The problem? There are lots of apps out there, and each has strengths, limitations and a range of price points.

I’m spending a lot of time trying to figure these out. Some have serious deficiencies–Splashcube, an app that does a great job with Twitter lead generation, doesn’t support images–this won’t work for me. I’m also spending an inordinate amount of time trying to figure out how to set up accounts for all of my clients within these apps. Endless trouble tickets and emails with little resolution are making me want to go back to doing it the old-fashioned way, but I know that I’ve got to find a way to work smarter.

My beef? Why can’t those brilliant minds down in Silicon Valley figure out what we need and just make it happen? How hard can this be?

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I recently got an email from a colleague asking me what I thought of all of these people sending emails and facebook messages asking us to Like them on their FB pages. In her case, she doesn’t know many of these people at all, and she was too nice to say that she didn’t want to know or wished she didn’t know many others.

This falls into the same category as going to a networking event and finding yourself automatically receiving someone’s newsletter without anyone’s asking your permission to be placed on a distribution list.

So what do I think? I think it’s time to suck it up and get over it! We’re all trying to build a community. Every single one of us is networking his/her ass off, working long hours, trying to think creatively and strategically. How long does it take to delete or unsubscribe from a newsletter, after all? I may or may not want to continue to receive one, but I frequently open it because I just may learn something.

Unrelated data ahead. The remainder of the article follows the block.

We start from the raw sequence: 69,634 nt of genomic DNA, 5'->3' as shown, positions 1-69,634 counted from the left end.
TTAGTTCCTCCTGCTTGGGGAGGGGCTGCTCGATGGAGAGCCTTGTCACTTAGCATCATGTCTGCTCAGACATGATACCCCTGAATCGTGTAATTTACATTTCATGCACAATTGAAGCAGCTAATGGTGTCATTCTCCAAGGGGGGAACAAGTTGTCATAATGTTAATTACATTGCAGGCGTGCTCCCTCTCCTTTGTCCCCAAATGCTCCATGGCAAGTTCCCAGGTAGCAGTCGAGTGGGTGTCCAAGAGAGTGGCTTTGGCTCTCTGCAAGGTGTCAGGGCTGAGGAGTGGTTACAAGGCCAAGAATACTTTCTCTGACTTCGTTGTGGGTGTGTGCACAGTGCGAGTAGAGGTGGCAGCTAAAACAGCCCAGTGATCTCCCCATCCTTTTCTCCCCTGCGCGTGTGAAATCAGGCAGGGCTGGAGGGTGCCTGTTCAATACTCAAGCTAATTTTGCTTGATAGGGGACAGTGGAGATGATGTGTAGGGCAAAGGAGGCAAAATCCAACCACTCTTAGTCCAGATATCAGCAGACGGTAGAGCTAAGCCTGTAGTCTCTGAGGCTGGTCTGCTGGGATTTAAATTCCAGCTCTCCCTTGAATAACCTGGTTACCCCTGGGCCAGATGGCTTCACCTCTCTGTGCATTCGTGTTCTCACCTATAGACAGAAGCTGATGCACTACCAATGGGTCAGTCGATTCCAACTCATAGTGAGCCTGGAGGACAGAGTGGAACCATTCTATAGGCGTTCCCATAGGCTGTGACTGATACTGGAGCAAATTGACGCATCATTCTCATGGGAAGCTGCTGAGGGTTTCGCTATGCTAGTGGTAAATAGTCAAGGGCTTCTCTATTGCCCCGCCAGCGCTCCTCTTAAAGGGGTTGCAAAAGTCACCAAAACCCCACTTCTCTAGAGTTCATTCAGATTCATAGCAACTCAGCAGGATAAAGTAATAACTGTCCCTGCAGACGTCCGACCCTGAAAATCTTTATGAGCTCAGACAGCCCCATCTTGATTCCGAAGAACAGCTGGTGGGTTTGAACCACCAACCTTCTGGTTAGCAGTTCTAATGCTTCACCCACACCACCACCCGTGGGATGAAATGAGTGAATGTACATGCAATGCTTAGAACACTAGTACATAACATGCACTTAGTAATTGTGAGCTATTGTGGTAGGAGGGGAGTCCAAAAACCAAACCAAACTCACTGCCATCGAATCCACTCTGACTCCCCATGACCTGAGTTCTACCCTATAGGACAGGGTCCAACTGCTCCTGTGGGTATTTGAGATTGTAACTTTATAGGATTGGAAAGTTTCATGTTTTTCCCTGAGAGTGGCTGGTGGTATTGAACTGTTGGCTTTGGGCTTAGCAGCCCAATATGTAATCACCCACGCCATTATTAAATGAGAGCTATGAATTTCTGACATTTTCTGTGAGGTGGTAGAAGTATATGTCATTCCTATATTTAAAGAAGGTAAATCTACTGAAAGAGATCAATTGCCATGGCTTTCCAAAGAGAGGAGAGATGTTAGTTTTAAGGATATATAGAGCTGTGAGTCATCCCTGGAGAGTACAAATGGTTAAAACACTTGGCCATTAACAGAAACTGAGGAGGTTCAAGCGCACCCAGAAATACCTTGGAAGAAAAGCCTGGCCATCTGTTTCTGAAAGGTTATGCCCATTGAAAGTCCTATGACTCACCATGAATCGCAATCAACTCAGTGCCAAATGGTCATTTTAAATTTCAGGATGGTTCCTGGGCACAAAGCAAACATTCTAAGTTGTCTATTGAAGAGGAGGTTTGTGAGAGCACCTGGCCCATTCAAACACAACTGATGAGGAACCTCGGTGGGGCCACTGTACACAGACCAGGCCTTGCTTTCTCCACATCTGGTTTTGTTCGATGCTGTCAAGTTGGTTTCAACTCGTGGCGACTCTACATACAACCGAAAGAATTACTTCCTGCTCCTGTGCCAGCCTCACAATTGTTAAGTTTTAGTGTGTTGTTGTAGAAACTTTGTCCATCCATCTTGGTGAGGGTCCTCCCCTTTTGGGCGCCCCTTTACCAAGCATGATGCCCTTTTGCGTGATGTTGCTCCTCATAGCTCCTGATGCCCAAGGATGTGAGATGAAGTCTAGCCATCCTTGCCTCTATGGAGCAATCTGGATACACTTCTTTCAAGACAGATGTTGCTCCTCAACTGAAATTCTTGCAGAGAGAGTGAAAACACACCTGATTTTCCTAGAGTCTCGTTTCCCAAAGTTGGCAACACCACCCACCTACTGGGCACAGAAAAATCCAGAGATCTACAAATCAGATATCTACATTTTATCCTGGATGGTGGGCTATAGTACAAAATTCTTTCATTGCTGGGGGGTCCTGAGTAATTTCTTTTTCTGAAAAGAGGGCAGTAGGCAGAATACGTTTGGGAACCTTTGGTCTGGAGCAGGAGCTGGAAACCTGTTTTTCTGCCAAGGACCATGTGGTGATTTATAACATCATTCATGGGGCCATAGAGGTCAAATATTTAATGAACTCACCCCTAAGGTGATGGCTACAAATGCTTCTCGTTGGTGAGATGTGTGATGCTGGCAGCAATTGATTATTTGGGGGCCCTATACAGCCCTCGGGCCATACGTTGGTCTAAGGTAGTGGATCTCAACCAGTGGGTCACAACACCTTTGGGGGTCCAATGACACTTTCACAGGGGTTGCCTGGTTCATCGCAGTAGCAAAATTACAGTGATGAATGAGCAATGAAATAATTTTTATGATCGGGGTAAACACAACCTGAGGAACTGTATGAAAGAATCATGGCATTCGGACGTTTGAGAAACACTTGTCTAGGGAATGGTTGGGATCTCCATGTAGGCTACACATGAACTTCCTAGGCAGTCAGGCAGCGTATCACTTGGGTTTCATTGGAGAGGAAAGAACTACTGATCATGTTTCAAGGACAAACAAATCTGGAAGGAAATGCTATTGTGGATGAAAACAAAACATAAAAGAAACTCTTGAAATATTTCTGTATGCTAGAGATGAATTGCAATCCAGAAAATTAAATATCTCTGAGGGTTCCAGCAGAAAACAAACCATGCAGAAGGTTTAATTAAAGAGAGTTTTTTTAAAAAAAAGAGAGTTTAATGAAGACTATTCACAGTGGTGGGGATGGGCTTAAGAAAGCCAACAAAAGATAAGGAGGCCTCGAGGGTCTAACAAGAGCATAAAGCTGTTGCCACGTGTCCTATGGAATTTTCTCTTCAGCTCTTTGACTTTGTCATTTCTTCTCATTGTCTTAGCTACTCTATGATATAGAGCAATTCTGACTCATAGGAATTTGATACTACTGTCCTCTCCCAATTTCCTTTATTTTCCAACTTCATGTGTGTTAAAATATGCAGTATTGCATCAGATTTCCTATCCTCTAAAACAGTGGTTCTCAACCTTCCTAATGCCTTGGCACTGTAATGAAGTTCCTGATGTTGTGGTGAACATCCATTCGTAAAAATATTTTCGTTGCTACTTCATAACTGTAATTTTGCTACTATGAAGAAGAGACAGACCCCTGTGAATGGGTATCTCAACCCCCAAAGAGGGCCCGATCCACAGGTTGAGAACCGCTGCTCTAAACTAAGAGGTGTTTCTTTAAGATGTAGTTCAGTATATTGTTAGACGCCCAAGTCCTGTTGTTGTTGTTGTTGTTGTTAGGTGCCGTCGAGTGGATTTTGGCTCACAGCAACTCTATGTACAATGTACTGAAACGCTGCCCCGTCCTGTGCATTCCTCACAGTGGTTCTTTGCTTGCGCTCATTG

Facebook and other social media apps are a way to share your expertise and thoughts. You just never know when someone’s going to see your randomized ideas and think you’re brilliant and want to work with you. It’s time to be a little generous.

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While maligned by many, I continue to love newsletters as an excellent way to stay in front of clients and prospects on a regular basis; and I write and produce these for both myself and clients. If you’re getting even a quarter of your list opening your newsletter, it’s very good ROI.

I also love Constant Contact, which I’ve used for years. They are a fabulous vendor–smart, proactive and nimble. They stay on top of new trends and are constantly updating their application. Best of all, their customer service is extraordinary. When you’re on a deadline and call their support line, there is a friendly, knowledgeable person on the other end who speaks English and can ALWAYS quickly answer your questions.

Last week I went to one of their free 3 1/2 -hour e-marketing seminars. I was hoping to learn exciting new things and have a chance to do some networking. I had an earlier meeting, so I arrived an hour or so late. That was the good news, because the seminar was a total snooze.

There were more than 50 people there, plus presenters, a panel, moderator and a guy from PC World who should have known everything. If he did, he wasn’t up for sharing it. The problem? I wanted them to tell me something I didn’t know.

Facebook now has 900M users, but it didn’t seem like any of them attended this seminar. One woman asked what e-marketing was. Another asked about keeping her contact list private. Where do they come up with these questions? I talked to one of the panelists, and he understood my frustration, but apparently there are so many people who remain mystified by social media that they are forced to appeal to this demographic–the lowest common denominator.

While I continue to keep my eyes open for the many free events that are sponsored by a wide range of organizations, I’m managing my expectations for learning anything new. That said, attending these kinds of events always represents an opportunity for networking, and that’s never a bad thing.

Sadly, for this event, the best part was the carrot cupcake with cream cheese frosting.